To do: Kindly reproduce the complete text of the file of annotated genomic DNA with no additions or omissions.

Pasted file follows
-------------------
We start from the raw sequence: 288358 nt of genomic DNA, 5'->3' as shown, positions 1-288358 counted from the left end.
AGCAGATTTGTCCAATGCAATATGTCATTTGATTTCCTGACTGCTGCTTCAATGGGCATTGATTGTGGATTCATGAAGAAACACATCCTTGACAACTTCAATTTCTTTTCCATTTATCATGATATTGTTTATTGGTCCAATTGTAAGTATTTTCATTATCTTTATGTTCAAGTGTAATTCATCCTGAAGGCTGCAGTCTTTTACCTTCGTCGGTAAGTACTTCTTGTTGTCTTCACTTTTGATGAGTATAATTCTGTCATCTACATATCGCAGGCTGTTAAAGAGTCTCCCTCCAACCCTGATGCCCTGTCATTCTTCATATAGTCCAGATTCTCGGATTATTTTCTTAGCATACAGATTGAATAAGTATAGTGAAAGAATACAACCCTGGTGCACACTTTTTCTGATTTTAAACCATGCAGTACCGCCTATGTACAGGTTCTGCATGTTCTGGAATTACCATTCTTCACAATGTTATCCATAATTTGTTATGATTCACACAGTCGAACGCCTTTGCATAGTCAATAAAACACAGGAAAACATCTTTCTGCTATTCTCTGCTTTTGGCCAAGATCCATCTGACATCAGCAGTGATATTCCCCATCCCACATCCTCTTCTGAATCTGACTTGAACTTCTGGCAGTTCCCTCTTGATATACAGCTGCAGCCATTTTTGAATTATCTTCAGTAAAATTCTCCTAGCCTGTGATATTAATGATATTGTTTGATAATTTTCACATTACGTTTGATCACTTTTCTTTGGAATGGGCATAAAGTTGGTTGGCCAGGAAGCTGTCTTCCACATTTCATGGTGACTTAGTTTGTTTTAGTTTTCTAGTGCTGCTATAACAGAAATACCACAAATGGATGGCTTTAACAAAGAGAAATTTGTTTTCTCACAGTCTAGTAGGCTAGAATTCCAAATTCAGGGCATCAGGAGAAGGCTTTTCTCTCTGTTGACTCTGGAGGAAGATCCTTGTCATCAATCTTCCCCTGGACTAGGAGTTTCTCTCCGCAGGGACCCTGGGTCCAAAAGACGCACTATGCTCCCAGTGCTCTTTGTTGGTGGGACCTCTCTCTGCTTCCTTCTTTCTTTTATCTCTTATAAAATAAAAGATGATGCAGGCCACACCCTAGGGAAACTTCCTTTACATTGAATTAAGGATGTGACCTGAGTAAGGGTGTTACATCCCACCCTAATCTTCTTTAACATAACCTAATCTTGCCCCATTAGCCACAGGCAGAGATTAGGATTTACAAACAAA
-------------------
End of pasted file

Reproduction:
We start from the raw sequence: 288358 nt of genomic DNA, 5'->3' as shown, positions 1-288358 counted from the left end.
AGCAGATTTGTCCAATGCAATATGTCATTTGATTTCCTGACTGCTGCTTCAATGGGCATTGATTGTGGATTCATGAAGAAACACATCCTTGACAACTTCAATTTCTTTTCCATTTATCATGATATTGTTTATTGGTCCAATTGTAAGTATTTTCATTATCTTTATGTTCAAGTGTAATTCATCCTGAAGGCTGCAGTCTTTTACCTTCGTCGGTAAGTACTTCTTGTTGTCTTCACTTTTGATGAGTATAATTCTGTCATCTACATATCGCAGGCTGTTAAAGAGTCTCCCTCCAACCCTGATGCCCTGTCATTCTTCATATAGTCCAGATTCTCGGATTATTTTCTTAGCATACAGATTGAATAAGTATAGTGAAAGAATACAACCCTGGTGCACACTTTTTCTGATTTTAAACCATGCAGTACCGCCTATGTACAGGTTCTGCATGTTCTGGAATTACCATTCTTCACAATGTTATCCATAATTTGTTATGATTCACACAGTCGAACGCCTTTGCATAGTCAATAAAACACAGGAAAACATCTTTCTGCTATTCTCTGCTTTTGGCCAAGATCCATCTGACATCAGCAGTGATATTCCCCATCCCACATCCTCTTCTGAATCTGACTTGAACTTCTGGCAGTTCCCTCTTGATATACAGCTGCAGCCATTTTTGAATTATCTTCAGTAAAATTCTCCTAGCCTGTGATATTAATGATATTGTTTGATAATTTTCACATTACGTTTGATCACTTTTCTTTGGAATGGGCATAAAGTTGGTTGGCCAGGAAGCTGTCTTCCACATTTCATGGTGACTTAGTTTGTTTTAGTTTTCTAGTGCTGCTATAACAGAAATACCACAAATGGATGGCTTTAACAAAGAGAAATTTGTTTTCTCACAGTCTAGTAGGCTAGAATTCCAAATTCAGGGCATCAGGAGAAGGCTTTTCTCTCTGTTGACTCTGGAGGAAGATCCTTGTCATCAATCTTCCCCTGGACTAGGAGTTTCTCTCCGCAGGGACCCTGGGTCCAAAAGACGCACTATGCTCCCAGTGCTCTTTGTTGGTGGGACCTCTCTCTGCTTCCTTCTTTCTTTTATCTCTTATAAAATAAAAGATGATGCAGGCCACACCCTAGGGAAACTTCCTTTACATTGAATTAAGGATGTGACCTGAGTAAGGGTGTTACATCCCACCCTAATCTTCTTTAACATAACCTAATCTTGCCCCATTAGCCACAGGCAGAGATTAGGATTTACAAACAAA